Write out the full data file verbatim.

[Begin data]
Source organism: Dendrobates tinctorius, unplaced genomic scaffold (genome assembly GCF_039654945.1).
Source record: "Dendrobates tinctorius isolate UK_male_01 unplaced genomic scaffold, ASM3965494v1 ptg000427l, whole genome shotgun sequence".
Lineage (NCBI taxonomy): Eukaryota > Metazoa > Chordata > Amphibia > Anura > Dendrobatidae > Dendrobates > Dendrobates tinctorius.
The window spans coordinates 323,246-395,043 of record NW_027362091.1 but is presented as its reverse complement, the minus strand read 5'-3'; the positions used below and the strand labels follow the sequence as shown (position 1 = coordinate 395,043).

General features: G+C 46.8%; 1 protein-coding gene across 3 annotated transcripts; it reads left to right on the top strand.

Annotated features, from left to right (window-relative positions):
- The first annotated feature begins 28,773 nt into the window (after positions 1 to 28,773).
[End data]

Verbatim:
Source organism: Dendrobates tinctorius, unplaced genomic scaffold (genome assembly GCF_039654945.1).
Source record: "Dendrobates tinctorius isolate UK_male_01 unplaced genomic scaffold, ASM3965494v1 ptg000427l, whole genome shotgun sequence".
Lineage (NCBI taxonomy): Eukaryota > Metazoa > Chordata > Amphibia > Anura > Dendrobatidae > Dendrobates > Dendrobates tinctorius.
The window spans coordinates 323,246-395,043 of record NW_027362091.1 but is presented as its reverse complement, the minus strand read 5'-3'; the positions used below and the strand labels follow the sequence as shown (position 1 = coordinate 395,043).

General features: G+C 46.8%; 1 protein-coding gene across 3 annotated transcripts; it reads left to right on the top strand.

Annotated features, from left to right (window-relative positions):
- The first annotated feature begins 28,773 nt into the window (after positions 1 to 28,773).